I hope we managed to separate truth from lies and the fantasy from what actually happened.
Audiences may come to the film with preconceptions, but the documentary hears out a spectrum of voices, in a way that may make viewers stop and think. How did you accomplish that?
That’s what I try to do in every single documentary that I make. … You just have to listen to what people are really telling you and not try and filter everything they’re saying through your own preconceived ideas. …
I approached everyone the same. … I just try to make sense of the story. And when you listen to what people are telling you, and you listen in good faith and try and make sense of what they’re saying, then that really helps.
The documentary includes some incredible surveillance footage and audio recordings from the sting operation. How did you go about getting access to that material?
The material we obtained was what had been submitted by the FBI as evidence and reviewed in court. A couple of short clips had been played in the media, but this is the first time this extraordinary surveillance material has been thoroughly delved into and screened at length. It took hundreds of hours to filter through, log and assess the surveillance material: phone taps, wire taps and covert video recordings.
It’s worth noting that the phone calls between Narseal and members of the group touch on the construction projects, financial matters, spiritual babble and the relationships within the group but make no mention of terrorism. Narseal talks about terrorism only when the informants are present.
From your interviews with federal agents, did this case impact how the government carried out subsequent counterterrorism investigations and prosecutions?
It seems to have. On the one hand, I think that you’ve got to take note of the fact that the government, the DOJ, was extremely intent on getting a conviction and bringing the case to trial three times. That’s really unusual. …
I think what that tells us is that the government was very, very keen to vindicate its use of the counterterrorist sting, which, in this case, was one of the first really big counterterrorist sting cases based on information from an informant post-9/11.
Based on the assessment that these people could be a danger, it was like if you see Minority Report, the Spielberg film, it was kind of a pre-criming technique. “Could these people potentially become terrorists? Yeah, let’s find out.”
On the one hand, it emboldened the government, because in the end, the prosecution was successful. On the other hand, that proved to be a cautionary tale, because within government, and I think the interview with Michael Mullaney, who was the counterterror chief of the DOJ [from 2006 to 2019] — which is pretty unique and I hope gets the attention it deserves — shows that within the DOJ, they were going, “Why the hell are we making such a big deal out of this?” …
The FBI goes from being a crime-fighting organization that prosecutes mafia guys to being an organization that has to prevent terror attacks by people who may not even yet be terrorists. … While the DOJ may have thought, probably, it was the right thing to do, to get them off the streets, it was the wrong thing to do, to make such a fanfare about it. That’s one thing. They learned to keep these cases a bit more low-profile and not trot them out as examples of post-9/11 success in the “war against terror.”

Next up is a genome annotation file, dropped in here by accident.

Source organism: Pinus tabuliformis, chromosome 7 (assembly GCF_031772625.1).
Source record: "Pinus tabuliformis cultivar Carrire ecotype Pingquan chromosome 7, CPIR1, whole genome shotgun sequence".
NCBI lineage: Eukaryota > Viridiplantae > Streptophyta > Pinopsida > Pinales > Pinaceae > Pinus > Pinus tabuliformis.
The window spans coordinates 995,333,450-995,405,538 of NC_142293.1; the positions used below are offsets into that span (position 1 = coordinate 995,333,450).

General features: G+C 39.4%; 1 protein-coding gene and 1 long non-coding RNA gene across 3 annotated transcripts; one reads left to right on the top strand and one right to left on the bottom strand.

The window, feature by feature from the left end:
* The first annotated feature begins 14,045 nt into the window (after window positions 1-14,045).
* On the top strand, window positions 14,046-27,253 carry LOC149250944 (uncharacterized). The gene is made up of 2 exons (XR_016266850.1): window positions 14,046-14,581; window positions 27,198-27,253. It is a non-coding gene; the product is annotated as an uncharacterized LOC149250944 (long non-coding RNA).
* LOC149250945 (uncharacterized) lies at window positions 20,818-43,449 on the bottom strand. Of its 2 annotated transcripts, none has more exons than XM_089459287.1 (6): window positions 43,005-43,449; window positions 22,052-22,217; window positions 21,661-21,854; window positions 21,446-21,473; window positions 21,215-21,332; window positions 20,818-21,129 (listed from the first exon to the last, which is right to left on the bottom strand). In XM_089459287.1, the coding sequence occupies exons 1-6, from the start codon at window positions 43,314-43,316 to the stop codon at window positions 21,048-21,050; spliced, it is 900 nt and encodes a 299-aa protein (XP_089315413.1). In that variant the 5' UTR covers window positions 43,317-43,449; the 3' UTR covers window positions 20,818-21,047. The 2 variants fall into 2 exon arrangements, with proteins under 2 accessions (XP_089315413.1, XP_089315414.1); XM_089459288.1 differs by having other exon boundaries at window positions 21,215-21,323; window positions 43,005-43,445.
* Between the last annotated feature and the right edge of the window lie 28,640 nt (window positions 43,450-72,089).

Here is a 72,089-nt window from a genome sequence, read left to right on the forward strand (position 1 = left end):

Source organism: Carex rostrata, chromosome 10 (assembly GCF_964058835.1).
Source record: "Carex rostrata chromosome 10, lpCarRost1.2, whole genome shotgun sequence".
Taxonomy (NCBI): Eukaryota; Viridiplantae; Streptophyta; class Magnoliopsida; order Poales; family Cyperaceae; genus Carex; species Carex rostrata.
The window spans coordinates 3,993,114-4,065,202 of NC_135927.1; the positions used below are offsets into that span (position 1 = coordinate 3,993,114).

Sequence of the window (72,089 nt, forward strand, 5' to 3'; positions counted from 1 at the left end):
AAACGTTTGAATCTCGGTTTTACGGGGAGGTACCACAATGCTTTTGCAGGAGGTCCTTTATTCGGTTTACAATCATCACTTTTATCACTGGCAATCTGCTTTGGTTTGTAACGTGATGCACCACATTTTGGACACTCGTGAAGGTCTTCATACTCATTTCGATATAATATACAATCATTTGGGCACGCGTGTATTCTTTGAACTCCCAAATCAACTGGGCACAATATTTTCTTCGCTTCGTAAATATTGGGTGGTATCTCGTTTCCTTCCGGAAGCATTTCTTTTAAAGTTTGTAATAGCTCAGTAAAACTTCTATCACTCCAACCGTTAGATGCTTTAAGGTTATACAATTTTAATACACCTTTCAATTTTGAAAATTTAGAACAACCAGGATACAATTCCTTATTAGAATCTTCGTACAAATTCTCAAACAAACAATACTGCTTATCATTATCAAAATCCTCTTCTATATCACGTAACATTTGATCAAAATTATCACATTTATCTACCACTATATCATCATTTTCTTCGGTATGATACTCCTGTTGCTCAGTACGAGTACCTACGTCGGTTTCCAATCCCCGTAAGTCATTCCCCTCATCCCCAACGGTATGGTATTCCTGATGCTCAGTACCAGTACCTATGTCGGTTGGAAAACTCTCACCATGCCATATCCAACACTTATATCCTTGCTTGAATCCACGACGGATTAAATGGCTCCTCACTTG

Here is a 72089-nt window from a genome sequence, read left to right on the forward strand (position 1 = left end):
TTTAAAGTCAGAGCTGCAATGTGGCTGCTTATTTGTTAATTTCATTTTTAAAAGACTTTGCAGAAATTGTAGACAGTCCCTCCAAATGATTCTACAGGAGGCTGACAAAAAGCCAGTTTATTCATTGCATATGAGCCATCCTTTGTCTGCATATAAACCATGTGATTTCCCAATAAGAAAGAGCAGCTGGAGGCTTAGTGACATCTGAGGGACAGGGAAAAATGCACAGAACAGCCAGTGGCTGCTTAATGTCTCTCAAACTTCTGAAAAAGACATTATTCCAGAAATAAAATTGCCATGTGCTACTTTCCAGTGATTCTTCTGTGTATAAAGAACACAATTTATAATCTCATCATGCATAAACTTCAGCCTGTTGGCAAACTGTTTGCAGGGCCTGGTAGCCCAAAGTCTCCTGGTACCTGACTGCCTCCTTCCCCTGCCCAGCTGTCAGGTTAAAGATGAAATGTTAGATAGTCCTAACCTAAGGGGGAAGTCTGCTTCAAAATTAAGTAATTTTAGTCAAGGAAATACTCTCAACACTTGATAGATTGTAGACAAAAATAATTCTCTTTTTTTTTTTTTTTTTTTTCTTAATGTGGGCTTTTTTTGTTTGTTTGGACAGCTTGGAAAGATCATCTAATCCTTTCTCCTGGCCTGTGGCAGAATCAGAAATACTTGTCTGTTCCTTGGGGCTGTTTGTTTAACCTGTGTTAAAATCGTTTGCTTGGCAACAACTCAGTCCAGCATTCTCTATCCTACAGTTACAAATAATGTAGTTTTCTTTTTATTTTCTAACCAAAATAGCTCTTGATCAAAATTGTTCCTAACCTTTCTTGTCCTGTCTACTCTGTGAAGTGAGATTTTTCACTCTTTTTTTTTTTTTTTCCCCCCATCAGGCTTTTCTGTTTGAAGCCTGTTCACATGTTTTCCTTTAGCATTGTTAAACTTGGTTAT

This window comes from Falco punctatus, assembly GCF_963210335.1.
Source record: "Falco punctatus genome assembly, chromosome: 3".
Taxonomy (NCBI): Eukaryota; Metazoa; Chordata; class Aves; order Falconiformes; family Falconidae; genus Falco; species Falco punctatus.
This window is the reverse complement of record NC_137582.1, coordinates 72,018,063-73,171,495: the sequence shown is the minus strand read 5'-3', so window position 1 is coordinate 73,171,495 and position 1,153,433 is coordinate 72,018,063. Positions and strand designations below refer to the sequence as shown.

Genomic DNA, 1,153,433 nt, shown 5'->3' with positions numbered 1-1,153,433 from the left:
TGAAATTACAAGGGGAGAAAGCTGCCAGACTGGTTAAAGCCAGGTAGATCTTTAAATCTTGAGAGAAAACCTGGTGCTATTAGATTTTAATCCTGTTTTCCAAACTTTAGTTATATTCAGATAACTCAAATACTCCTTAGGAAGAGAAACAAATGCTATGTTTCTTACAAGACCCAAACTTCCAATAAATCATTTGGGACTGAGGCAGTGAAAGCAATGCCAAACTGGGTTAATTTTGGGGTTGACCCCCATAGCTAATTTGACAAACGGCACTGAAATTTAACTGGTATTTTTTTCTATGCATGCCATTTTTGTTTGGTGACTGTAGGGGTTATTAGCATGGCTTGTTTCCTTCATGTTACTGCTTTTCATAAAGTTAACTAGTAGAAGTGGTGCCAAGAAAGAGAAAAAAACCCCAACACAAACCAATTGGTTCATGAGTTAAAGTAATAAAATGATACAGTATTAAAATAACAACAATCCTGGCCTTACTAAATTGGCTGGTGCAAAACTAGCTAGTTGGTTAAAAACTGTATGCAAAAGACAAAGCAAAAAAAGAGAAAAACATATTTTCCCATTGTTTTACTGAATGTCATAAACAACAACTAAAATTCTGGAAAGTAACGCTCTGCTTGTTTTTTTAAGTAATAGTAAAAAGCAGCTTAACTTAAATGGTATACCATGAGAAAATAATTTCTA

There’s a real spectrum of degrees of culpability or potential culpability. In the end, it’s a matter of law. You might not want to have dinner with some of the defendants in the sting cases that followed the Liberty City Seven, but does that mean they’re terrorists?
And also, if we’re spending a long time and lot of money creating, or pretty much creating, terrorists in order for us to catch them before they become real terrorists, is that a good use of public money, when there are real people out there who do really want to cause harm? … Are we reducing our chances of catching the real deal? …
As the so-called “war on terror” approaches its 20-year anniversary, what lessons does your film have for America, for U.S. policy?
What the film shows is … we have got to be aware of the theater of counterterrorism.
Catching actual terrorists is really hard work, and you need to be equipped with good intelligence, which the FBI wasn’t on September 12th. No matter how afraid we are of something, you still need to make sure that there are all the checks and balances, and all the safeguards, which are part of our peacetime system, do not get eroded. We shouldn’t allow fear, in our moral panic, to lead us to accept the theater of security in place of real security. …
You have to remain skeptical, and the media has to remain skeptical and strong. The media in the Liberty City case was pretty good at the outset. You can hear those journalists at the press conference [announcing the indictments] taking the attorney general to task. But this case, which is so long and complex — and Narseal is such a strange character, it’s difficult to know what to make of him — that the media was never able to actually condense the narrative of this case and, with sufficient force, to truly challenge what was happening. … That’s why this case kind of disappeared into the midst of post-9/11 history, and very few people know about it. …
These counterterror stings have been a key part of how the FBI tried to keep America safe after 9/11. We’ve been pretty lucky so far, but is this the right way to do it?
What do you hope viewers will take away from the documentary?
My hope with every documentary is that viewers take away that sense of having been on a journey and understanding that it’s complicated. What long-form documentary does is, it allows you to take a journey through a story that is on a much more human scale and that doesn’t involve all the shortcuts, and all the sloganeering and all the taking positions that is involved in a news story or one’s reaction to a news story. So, I think it’s much easier to tell a complex truth in a documentary.
And what I hope is that people come away from this film with a great deal of sympathy, both for the [seven men] but also for the FBI agents on the ground, who were just trying to do their job in a time of great fear, in the midst of a huge internal realignment of the FBI. But I think it’s difficult not to conclude that this case should not have gone as far as it did.
It’s about the dangers of moral panic. It’s about the dangers of being so scared that you lose your wits and you stop asking things to make sense. And this case didn’t make sense.